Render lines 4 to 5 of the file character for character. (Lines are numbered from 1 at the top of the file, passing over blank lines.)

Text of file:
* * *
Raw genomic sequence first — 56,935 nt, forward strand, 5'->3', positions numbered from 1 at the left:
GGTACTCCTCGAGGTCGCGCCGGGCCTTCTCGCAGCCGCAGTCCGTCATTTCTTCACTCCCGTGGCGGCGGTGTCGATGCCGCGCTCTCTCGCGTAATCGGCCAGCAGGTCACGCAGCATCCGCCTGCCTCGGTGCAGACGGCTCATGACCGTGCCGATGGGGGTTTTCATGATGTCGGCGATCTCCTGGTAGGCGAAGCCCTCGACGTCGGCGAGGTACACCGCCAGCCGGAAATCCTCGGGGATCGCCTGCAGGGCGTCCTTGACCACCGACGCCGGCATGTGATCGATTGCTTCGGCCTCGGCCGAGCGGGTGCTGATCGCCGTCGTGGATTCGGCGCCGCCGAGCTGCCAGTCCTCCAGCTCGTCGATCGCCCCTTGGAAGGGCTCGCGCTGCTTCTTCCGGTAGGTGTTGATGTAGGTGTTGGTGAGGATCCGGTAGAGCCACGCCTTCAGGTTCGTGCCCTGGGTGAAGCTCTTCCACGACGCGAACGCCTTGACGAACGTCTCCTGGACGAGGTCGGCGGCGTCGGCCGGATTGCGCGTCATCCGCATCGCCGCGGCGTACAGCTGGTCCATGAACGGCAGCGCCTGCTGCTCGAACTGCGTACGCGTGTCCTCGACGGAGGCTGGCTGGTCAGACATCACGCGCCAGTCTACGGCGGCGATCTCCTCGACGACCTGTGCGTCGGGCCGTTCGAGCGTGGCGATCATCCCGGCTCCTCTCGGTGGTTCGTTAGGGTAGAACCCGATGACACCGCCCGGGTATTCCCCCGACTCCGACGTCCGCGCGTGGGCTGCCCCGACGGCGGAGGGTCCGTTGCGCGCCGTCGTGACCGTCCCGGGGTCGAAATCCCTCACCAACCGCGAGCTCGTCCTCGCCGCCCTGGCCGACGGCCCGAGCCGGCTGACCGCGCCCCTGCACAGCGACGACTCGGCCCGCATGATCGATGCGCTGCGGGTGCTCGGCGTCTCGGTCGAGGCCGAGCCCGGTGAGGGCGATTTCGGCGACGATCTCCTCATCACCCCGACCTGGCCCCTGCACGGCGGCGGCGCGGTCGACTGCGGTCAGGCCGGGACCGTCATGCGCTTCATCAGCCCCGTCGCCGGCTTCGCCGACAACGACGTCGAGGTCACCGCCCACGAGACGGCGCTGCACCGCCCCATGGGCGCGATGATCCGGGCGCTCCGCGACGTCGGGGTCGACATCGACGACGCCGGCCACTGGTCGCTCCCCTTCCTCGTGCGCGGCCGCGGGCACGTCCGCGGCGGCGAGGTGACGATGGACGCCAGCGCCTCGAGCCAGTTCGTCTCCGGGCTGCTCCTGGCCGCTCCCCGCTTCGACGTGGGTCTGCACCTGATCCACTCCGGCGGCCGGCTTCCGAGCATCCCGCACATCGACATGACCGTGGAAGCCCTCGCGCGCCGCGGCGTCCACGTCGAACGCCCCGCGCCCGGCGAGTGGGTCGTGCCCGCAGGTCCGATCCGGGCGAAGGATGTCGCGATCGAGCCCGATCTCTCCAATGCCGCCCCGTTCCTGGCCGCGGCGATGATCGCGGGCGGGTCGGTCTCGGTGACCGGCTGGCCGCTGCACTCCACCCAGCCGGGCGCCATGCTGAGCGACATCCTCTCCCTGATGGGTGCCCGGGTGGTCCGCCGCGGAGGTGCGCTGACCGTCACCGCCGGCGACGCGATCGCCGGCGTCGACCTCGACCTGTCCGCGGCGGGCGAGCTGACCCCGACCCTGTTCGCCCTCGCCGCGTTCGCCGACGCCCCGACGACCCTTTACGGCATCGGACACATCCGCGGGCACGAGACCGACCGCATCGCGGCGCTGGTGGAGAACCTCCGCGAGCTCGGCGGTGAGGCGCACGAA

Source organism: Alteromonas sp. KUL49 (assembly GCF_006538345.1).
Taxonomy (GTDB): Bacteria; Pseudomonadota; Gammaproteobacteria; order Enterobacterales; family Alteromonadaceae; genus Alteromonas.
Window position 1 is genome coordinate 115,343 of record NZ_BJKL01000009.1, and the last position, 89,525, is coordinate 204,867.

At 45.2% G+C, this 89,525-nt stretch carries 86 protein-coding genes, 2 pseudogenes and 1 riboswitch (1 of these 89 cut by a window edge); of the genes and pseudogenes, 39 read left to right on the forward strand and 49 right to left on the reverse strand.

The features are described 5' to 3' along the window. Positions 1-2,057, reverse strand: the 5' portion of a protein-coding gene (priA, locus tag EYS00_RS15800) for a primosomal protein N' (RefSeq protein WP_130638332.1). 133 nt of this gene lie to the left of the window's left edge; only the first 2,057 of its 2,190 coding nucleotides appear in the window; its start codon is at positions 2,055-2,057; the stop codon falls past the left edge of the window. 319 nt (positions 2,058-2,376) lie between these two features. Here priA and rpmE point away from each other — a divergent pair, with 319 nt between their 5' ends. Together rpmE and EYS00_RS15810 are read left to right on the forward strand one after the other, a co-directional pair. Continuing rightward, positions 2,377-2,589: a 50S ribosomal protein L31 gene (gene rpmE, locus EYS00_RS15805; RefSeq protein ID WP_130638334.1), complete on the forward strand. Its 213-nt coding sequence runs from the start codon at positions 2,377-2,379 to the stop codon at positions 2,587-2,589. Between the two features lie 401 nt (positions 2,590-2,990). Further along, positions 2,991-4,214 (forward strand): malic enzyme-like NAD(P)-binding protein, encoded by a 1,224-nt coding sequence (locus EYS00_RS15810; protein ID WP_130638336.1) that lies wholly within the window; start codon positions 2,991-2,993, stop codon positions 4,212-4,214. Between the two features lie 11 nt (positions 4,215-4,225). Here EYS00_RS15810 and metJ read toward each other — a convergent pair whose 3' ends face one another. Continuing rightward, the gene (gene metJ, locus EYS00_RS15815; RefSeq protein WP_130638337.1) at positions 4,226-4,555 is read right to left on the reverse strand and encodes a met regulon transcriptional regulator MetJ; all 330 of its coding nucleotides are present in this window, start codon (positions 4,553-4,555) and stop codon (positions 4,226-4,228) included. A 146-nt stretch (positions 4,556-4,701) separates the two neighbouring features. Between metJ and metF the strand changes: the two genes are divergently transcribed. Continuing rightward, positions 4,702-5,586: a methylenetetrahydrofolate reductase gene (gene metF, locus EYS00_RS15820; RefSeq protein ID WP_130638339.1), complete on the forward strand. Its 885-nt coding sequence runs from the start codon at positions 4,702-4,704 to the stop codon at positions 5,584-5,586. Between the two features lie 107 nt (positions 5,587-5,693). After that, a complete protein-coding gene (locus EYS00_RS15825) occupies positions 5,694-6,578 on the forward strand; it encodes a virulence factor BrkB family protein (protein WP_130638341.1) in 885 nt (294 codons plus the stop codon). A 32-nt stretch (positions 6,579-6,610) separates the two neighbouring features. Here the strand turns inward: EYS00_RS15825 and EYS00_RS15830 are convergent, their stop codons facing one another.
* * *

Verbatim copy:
Taxonomy (GTDB): Bacteria; Pseudomonadota; Gammaproteobacteria; order Enterobacterales; family Alteromonadaceae; genus Alteromonas.
Window position 1 is genome coordinate 115,343 of record NZ_BJKL01000009.1, and the last position, 89,525, is coordinate 204,867.